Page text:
James Harden, the point guard of the quickest offense in the league, held the ball watching the clock run down once. Then he did it again. By the time the overtime buzzer sounded, it was the San Antonio Spurs winning, 110-107 — and the Houston Rockets scoring just six points in the extra period.
In those five minutes, Harden went 0-of-3 shooting, with a single assist and three turnovers. And he wasn’t guarded by Kawhi Leonard once, with the Spurs star sitting out with an ankle injury.
We’ve seen too many blowouts so far this postseason (and this series), making this game manna from heaven. In the regular season, four games between these teams were decided by a combined 12 points, and so this nail-biting buzzer-to-buzzer thriller was exactly what we expected the whole time.
Still, the overtime period sapped much of the life out of what was otherwise a fabulous showing of basketball. The Rockets, who played seven players, must have been exhausted, Harden in particular. That’s a reason, but not an excuse, for why he dragged the offense down with him in the final period when just a few buckets would have ended the Leonard-less Spurs, sending Houston home for an elimination game.
Shocking harden got bit twice pic.twitter.com/0JRb6X0ahd
— BBALLBREAKDOWN (@bballbreakdown) May 10, 2017
It wasn’t always Harden’s fault; in one instance, he kept waiting for a screen that never came, forcing him into a contested three late in the shot clock. On one turnover, it’s possible he was fouled a little bit without a call. But Houston’s two made shots in the overtime period came on three-pointers from Patrick Beverley and Ryan Anderson, generated directly by quick offensive ball movement.
On most of the possessions in the final frame, those two excluded, there basically was none.
When Harden’s potentially tying three was blocked by Manu Ginobili in the final seconds, it was appropriate. Ginobili played his best game all playoffs — 12 points, seven rebounds and five assists — and he swatted away an attempt that was representative of all the other ones Harden had taken that frame. Lefty on lefty crime. A chance for Harden to redeem himself, and the ball didn’t even get a chance to be judged by the rim.
Harden was magnificent for most of the rest of the game. He scored 33 points on 11-of-24 shooting, which puts him at 50 percent when you remove the overtime misses. He recorded 10 rebounds and 10 assists, and his nine total turnovers would have been a lot easier to look at before his three extra ones in OT.
But Harden’s late-game struggles stand out because this is hardly the first time — throughout this entire season, he has struggled in crunch time. In the final five minutes of the fourth quarter or overtime with the game within five points, he only shoots 36 percent. Too often, it seems like exactly this happens: the free-flowing Rockets get stuck with isolation ball, featuring Harden holding the ball for 20 seconds at the top of the key.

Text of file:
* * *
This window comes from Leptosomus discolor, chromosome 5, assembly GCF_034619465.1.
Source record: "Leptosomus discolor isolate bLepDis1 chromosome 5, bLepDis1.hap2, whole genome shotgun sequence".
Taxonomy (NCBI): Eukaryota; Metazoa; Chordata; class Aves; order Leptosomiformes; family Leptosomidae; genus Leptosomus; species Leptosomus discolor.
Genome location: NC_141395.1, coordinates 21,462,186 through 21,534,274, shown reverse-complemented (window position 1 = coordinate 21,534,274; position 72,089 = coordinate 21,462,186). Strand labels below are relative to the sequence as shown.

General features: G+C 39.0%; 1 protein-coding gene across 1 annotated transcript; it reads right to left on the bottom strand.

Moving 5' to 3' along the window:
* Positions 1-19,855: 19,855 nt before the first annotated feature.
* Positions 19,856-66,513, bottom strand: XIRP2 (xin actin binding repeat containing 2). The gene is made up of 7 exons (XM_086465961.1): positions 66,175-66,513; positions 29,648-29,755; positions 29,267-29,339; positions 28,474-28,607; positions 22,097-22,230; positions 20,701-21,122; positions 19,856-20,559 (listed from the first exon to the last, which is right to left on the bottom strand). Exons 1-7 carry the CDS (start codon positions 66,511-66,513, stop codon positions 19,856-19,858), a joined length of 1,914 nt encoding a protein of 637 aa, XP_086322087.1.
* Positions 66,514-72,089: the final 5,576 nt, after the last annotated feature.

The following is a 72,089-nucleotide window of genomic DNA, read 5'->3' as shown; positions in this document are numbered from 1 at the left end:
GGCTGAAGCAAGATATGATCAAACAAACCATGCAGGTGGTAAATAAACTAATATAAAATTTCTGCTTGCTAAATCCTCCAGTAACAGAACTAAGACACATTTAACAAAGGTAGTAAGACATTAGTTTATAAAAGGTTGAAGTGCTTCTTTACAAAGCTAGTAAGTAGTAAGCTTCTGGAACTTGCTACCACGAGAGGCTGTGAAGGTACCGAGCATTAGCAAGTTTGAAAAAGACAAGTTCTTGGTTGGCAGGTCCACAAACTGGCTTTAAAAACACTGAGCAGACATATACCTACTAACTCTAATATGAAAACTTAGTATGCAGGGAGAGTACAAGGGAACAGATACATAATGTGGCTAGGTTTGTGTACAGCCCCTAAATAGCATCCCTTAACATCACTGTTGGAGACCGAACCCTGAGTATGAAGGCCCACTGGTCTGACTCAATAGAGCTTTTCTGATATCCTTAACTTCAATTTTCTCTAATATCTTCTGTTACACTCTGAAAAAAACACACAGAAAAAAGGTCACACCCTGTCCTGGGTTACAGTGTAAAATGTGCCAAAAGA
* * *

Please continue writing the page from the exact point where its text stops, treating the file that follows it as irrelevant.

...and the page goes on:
Eventually, that was going to bite them in the postseason. In Game 5, when the stakes were higher than they’ve been all season, it did.
One non-overtime play is worth noting here, too, and it’s Harden’s offensive charge committed on the game’s penultimate play. This is actually when the Harden malaise began, as he did exactly that — ran the clock down, tried to create something with less than 10 seconds on the shot clock, and made a mistake. In this case, it was a ballsy charge taken by Jonathon Simmons, and it was the right call.
Harden is a fantastic isolation scorer, to be sure, but playing one-on-one will always be easier to defend than five-on-five. Late in the game, with the Rockets rocking a seven-man rotation after Nene’s injury in Game 4, Harden had clearly worn down. It might force Mike D’Antoni’s hand into trying a Sam Dekker or Montrezl Harrell in Game 6, and with Leonard’s status unknown, the Rockets certainly aren’t conceding this series. Still, anything would have been better than what Harden ended up doing.
This isn’t a “Harden in the playoffs” problem — his stats generally line up with his regular season offerings. He infamously had a terrible 2012 NBA Finals, but it came on the heels of a fantastic series in the conference finals against San Antonio during his final season in Oklahoma City. With the Rockets, he has just about been the same ol’ Harden in April and May. But in a close game late, for whatever reason, Harden has struggled. Saying he’s “not clutch, bro” is a weak copout, so don’t take that to the comment sections. A more nuanced criticism of him for his decisions to hold the ball without doing anything with it for long stretches of the shot clock is much more valid.
Harden is a cerebral basketball player who thrilled us all year, and he is reasons 1, 2, and 3 for the Rockets being this good of a team. Houston can still win this series, and Harden could easily make up for how this one ended. With a player that good, you might even expect him to understand what went wrong and do just that.
But the Rockets had Game 5 sitting there for their taking, and they lost it. You can really only blame Harden for that.